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Other than reading toilsome books, writing papers may be the most difficult part of school. Yeah, taking a test is hard, but all you have to do for that is memorize answers. To write an essay one must come up with original ideas based on an assigned (and, most likely, boring) topic. That is not easy. In fact, it’s downright hard. However, what if I told you that everything you need to write a good essay, you can learn from watching movies? Hard to believe? I thought so too, but Dr. Douglas put forward a pretty good case.

How does watching movies aid in essay-writing? The answer is simple: films tell stories and a good essay should tell a story as well. It may be a story of why one should recycle or why you hate orangutans, but every essay should tell a story. Therefore, simply by understanding storytelling and film-making (most of which is general knowledge), one can become a better writer in no time flat.

Douglas splits his book into three main sections: pre-production, production and post-production. Each section has multiple short chapters, about the length of blog posts, describing different comparisons between film-making and essay-writing.

Pre-production covers basic brainstorming, researching, and plotting. Douglas gives tips on how to push past writer’s block, how to gather reliable sources, and how to form a good thesis simply by drawing comparisons between films and writing. Ever wished there was an easy way to find a thesis? Turns out there is… which you can find by watching Star Wars. Sound strange? Douglas explains it with surprising ease, taking a few lines of dialogue and stringing it out into a motto which is easy to remember.

Production covers the actual writing of the paper. Just like filming when movie-making, the actual writing of an essay takes very little time (filming versus planning/editing). Most of the time is spent in pre- and post-production. Still, the writing is important. Douglas points out the importance of active voice, the importance of description (but not too much), and the importance of conflict in storytelling. Again, he does this by simply pointing to films which most Americans have probably heard of, if not seen. It’s a clever and creative way to entertain and engage while actually teaching valuable information.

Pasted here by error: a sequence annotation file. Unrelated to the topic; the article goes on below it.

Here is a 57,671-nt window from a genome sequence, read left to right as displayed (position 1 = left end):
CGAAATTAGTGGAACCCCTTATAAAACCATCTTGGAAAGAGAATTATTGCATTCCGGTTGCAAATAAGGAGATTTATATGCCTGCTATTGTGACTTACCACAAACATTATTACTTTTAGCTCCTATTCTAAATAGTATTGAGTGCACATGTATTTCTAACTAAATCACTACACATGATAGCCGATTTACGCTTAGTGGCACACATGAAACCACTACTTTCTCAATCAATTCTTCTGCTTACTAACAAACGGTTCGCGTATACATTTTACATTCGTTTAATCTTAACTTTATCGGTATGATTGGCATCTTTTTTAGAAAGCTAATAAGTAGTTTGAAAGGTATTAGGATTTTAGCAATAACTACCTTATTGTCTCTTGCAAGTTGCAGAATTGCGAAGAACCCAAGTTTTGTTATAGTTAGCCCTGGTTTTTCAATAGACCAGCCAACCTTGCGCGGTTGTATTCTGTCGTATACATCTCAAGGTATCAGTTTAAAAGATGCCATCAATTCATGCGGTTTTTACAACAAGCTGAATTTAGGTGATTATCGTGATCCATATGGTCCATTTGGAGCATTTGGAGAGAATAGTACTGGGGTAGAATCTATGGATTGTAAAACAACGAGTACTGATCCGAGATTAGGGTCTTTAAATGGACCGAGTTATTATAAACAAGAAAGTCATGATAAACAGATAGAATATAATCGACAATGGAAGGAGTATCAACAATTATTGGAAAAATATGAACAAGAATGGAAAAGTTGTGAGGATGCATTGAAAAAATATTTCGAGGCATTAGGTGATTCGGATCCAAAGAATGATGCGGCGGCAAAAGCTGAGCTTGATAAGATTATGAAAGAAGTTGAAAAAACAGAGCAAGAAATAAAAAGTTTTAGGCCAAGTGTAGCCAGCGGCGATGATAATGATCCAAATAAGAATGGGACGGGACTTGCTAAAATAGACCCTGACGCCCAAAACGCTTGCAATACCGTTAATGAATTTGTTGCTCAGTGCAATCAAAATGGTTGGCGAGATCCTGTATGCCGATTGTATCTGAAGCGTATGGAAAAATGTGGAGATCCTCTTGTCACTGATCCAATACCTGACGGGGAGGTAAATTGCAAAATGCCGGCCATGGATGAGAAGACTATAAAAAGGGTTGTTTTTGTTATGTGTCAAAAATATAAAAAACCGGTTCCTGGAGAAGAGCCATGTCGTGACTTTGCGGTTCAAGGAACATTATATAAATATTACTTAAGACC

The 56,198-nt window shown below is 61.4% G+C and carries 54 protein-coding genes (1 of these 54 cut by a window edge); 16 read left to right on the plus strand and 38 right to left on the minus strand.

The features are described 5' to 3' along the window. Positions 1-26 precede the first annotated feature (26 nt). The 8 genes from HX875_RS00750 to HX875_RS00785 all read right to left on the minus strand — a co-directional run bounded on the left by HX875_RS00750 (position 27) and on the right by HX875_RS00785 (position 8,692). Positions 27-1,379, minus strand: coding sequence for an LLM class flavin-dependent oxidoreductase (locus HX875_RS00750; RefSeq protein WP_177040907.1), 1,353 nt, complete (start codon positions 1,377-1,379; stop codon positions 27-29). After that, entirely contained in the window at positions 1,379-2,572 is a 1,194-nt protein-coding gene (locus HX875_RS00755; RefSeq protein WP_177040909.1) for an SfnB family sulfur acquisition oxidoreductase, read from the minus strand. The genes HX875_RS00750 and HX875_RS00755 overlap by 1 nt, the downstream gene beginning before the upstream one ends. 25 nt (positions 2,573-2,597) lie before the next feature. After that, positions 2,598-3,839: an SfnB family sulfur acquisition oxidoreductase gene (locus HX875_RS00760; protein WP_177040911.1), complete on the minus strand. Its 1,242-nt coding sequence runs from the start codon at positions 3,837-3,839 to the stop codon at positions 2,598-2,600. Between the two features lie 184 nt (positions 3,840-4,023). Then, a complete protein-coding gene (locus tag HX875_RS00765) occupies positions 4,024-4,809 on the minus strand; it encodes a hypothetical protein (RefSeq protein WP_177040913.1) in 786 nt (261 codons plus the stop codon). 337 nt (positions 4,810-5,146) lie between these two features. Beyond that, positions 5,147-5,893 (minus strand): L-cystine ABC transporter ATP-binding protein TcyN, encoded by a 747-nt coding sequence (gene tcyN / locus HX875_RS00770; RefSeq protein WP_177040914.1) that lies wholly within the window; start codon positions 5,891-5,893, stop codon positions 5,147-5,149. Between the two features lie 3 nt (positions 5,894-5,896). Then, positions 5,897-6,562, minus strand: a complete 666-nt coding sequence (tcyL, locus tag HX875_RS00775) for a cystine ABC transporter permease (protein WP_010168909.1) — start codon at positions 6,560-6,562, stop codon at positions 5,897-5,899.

Post-production covers the editing process. Douglas describes the importance of multiple takes (writing a paragraph in multiple different ways) as well as emphasizing the importance of not throwing away previous drafts. Just because I don’t think this section works now doesn’t mean I should get rid of it for all time. It may fit better later or I may feel differently tomorrow; that’s why Douglas suggests creating a place for these ‘rejects’ in case I need it for later. Douglas also covers how to get rid of superfluous material and discusses when a ‘scene’ should begin. As the old adage goes: Writing is rewriting. Though you may have written the final sentence in the essay, odds are that you are far from finished with it.

Douglas ends the book with a short interview with Shirl Hendryx (screenwriter for such shows as Bonanza, Mission: Impossible, and Columbo). They discuss how emotions (fears, doubts, anxiety) distract writers from becoming the best they could be. The interview isn’t very long, but it provides a fitting conclusion to a book about writing by interviewing an expert in the field.

“Overall, this is a marvelous book that manages to provide insights into the writing process while being quite entertaining.”

Overall, this is a marvelous book that manages to provide insights into the writing process while being quite entertaining. The chapters are short and concise, never overstaying their welcome but providing enough information to be meaningful. Also helpful is the small space provided at the end of every chapter, allowing students to practice or reflect on the tips suggested in that chapter. If you like movies and like (or need to get better at) writing, this is a must-read.

Now, if you’ll excuse me, now that the new Star Wars is out, I have to go do some “research.”

Jesse

Everything you need to Write Great Essays you can learn from Watching MoivesEnjoyed the review? Pick up a copy yourself and support ItB:
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Published on 11 February, 2016. Last updated on

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Into the Book was born out of a crazy idea of a blog that'd provide book reviews for teens. There aren't very many book review websites out there exposing awesome, high-quality Christian literature, and there are even fewer that target teenagers. Since 2009, we've been providing high-quality book reviews to the world through our blog. Into the Book has grown around reviews since then, but it remains our oldest project.

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